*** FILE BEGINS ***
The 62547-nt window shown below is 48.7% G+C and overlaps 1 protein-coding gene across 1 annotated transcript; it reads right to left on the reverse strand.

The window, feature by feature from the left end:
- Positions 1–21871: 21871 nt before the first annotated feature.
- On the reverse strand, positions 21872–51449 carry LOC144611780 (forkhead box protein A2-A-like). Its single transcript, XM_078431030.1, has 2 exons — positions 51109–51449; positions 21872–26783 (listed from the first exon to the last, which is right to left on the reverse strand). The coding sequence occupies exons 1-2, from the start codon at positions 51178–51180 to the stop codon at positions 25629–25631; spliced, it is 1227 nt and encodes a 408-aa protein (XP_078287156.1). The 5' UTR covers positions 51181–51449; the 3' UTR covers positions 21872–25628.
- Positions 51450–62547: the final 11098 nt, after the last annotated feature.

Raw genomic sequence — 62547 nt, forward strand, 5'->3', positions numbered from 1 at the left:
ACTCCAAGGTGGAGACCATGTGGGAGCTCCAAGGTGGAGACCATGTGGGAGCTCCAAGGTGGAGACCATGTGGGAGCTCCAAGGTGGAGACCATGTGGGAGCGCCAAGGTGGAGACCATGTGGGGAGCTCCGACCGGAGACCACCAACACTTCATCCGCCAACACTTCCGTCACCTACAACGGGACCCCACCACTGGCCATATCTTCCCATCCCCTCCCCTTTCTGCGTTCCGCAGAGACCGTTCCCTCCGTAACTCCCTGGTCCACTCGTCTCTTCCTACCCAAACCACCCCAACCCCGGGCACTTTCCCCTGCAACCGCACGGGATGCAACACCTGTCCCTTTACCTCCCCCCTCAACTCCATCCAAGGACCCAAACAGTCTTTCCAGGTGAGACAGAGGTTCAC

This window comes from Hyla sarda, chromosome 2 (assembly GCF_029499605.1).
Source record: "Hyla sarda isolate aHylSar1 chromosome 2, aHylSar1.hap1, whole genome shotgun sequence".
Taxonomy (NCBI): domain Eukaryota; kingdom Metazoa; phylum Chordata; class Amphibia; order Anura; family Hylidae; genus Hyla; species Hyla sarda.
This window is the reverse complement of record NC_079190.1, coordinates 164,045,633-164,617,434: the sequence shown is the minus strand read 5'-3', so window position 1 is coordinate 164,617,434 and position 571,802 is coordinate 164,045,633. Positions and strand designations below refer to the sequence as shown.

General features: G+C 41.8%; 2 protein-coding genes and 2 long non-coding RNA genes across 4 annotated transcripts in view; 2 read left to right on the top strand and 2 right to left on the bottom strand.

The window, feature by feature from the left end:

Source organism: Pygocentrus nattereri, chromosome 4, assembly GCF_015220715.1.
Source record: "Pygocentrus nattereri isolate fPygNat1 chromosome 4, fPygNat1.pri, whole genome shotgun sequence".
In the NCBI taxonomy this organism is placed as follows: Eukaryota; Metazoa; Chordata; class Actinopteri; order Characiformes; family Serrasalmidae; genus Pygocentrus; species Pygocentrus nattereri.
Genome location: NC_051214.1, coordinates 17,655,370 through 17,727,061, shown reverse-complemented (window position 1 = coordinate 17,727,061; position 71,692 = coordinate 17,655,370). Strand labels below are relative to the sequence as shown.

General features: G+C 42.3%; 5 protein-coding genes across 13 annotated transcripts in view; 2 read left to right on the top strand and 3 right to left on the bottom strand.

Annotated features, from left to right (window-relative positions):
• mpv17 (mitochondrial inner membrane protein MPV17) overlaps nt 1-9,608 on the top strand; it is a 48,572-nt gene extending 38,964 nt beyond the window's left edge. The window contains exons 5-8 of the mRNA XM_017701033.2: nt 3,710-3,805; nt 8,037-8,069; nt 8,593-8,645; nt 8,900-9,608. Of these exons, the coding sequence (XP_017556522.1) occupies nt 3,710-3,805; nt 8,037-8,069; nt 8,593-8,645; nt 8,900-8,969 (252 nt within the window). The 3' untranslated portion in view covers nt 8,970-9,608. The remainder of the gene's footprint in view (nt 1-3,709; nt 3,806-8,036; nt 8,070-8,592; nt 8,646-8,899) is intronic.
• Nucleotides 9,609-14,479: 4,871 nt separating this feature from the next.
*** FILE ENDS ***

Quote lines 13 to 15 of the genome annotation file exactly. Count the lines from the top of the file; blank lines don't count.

The window, feature by feature from the left end:

Source organism: Pygocentrus nattereri, chromosome 4, assembly GCF_015220715.1.
Source record: "Pygocentrus nattereri isolate fPygNat1 chromosome 4, fPygNat1.pri, whole genome shotgun sequence".